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Hendon Publishing

Hours... or Miles?

Daytona Beach, FL Police are among the first major fleets to install hour meters on their police vehicles. These Hobbs units measure total operating hours, i.e., both idling hours and driving hours. This is one of the few departments with experience in hours for police vehicles. Based on research by police fleet manager Jon Crull, in an urban setting, 100 operating hours equates to about 990 miles. In other words, around 325 hours equates to about 3,000 miles. This hours to miles ratio is typical of an urban setting. Rural police and highway patrols may reach 3,000 miles in much fewer hours.

This does not mean that the oil change can take place at 325 hours. Since urban cars idle a lot, and idling is hard on cars, the policy is to change the oil at 200 hours.

Ford Fleet has determined that one hour of idling is equal to the engine wear of driving 33 miles. Assume that 50% of the time is spent idling. In 200 hours, the odometer may show 2,000 miles, but we have to add the idling-equivalent hours, which in this case is 3,300 miles, i.e., 100 hours times 33 miles. The actual wear on the engine after 2,000 miles is really the wear after 5,300 miles, i.e., 2,000 odometer miles plus 3,300 miles idling.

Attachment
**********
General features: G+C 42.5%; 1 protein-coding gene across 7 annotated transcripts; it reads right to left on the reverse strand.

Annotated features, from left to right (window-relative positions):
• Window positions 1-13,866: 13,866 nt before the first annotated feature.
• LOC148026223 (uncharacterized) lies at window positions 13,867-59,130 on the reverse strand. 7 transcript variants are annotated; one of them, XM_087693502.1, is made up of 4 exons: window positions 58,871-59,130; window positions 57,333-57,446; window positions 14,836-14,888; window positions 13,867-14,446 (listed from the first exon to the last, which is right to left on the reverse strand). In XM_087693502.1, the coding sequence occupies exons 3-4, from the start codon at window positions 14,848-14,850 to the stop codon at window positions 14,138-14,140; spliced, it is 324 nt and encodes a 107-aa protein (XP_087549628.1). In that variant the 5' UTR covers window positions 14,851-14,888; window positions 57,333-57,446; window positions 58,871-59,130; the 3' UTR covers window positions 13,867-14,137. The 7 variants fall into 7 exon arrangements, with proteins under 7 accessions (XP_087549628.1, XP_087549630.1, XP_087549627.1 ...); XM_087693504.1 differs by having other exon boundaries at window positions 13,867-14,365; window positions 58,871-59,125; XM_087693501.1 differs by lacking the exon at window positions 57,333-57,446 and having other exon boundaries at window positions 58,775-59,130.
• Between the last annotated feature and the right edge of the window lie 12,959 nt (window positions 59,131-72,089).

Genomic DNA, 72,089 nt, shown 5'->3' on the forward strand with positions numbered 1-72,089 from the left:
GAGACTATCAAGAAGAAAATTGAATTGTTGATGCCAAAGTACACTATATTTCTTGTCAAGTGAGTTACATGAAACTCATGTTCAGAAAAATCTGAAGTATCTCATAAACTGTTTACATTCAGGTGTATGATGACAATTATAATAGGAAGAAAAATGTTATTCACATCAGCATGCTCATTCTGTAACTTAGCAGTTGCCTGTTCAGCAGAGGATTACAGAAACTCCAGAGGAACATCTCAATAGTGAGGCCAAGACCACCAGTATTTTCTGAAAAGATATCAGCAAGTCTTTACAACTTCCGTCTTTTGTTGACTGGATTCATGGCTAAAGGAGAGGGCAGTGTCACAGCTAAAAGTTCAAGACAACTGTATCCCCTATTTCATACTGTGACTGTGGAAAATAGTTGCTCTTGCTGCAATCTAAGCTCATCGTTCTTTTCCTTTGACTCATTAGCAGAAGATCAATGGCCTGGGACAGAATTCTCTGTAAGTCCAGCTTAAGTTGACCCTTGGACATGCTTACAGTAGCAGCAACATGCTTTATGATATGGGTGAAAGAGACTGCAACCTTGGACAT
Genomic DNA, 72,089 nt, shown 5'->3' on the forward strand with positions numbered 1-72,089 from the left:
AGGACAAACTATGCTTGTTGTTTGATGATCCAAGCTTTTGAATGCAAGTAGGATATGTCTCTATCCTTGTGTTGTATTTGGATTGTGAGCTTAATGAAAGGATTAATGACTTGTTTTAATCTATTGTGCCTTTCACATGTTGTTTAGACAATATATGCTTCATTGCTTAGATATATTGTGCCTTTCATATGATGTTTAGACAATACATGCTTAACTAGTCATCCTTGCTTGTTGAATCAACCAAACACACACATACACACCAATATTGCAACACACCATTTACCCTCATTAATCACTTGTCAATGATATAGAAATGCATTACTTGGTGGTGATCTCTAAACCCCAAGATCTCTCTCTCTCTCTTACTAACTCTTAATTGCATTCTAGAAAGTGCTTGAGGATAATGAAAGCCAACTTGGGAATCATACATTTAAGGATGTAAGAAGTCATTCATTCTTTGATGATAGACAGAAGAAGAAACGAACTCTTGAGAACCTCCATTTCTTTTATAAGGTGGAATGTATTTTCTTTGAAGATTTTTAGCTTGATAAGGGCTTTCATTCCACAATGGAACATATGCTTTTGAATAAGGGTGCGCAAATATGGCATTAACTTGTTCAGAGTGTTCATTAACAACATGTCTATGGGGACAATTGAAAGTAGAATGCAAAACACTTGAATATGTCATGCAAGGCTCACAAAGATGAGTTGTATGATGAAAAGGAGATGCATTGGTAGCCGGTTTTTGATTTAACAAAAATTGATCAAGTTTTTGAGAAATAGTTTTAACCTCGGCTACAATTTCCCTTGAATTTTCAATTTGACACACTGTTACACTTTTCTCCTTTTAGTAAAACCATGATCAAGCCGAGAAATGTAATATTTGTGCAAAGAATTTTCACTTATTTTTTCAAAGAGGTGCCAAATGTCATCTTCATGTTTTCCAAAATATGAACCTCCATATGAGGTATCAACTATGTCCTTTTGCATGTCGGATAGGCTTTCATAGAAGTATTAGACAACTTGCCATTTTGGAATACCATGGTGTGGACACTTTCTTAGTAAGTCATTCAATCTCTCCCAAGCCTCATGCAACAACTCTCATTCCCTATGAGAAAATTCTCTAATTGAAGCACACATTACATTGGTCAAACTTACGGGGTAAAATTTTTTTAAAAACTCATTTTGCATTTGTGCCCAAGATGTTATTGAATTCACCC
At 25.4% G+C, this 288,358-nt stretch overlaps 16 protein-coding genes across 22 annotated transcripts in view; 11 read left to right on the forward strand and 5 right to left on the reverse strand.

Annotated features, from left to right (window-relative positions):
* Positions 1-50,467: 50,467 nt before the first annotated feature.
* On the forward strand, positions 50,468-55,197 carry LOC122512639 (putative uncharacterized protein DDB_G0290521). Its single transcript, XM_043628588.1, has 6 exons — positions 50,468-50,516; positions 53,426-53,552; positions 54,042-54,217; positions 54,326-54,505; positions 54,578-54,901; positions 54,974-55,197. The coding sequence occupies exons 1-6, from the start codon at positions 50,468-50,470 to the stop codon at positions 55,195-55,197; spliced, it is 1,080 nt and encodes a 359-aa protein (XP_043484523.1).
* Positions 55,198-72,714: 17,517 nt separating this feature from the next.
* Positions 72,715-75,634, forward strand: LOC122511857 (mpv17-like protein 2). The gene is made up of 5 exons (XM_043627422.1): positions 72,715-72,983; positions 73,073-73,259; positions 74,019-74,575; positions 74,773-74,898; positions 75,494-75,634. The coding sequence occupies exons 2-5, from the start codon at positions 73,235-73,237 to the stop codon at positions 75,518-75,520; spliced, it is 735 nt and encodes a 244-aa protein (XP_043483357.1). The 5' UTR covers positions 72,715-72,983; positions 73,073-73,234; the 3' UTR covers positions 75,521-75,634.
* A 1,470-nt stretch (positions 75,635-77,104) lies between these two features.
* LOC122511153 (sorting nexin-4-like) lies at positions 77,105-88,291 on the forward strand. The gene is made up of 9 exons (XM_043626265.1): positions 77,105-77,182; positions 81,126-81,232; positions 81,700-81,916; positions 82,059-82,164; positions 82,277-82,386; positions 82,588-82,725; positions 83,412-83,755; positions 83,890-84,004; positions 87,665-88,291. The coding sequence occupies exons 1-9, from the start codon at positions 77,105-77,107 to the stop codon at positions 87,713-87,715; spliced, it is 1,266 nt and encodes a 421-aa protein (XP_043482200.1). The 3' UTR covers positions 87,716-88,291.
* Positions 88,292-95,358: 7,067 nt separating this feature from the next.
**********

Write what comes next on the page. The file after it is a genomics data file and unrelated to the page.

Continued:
Crull obtained the Hobbs hour meters from a local NAPA store. He originally mounted the meters in the dash, but not surprisingly, found some of the officers would tamper with or disconnect them. The meters are now mounted under the hood. These meters can withstand the underhood heat and moisture.

Crull finds the Ford CVPI goes between 8,000 and 10,000 hours before most major driveline failures begin to occur. The failure in this urban patrol setting is the engine and not the transmission.

Of course, these failures don’t happen in all CVPIs. And, by 10,000 hours, the cars really are worn out. Using the 50% estimate, i.e., 5,000 hours of idling or 165,000 miles is added to the 100,000 miles on the odometer to make 265,000 miles. That is worn out even for most taxis.

He still performs maintenance by miles while he is building an accurate database of preventative maintenance indicators, based on hours. And, it is admittedly easier to glance at the odometer than lift the hood to check the hour meter.

His department is still correlating hours to miles. If a significant service issue is experienced, the maintenance techs make note of both the hours and miles. Crull does, however, have some initial results worth noting...idling definitely takes its toll on engine life.

If your department uses hour meters and has a miles to hours correlation, please let Police Fleet Manager

magazine know!

Published in Police Fleet Manager, Mar/Apr 2006

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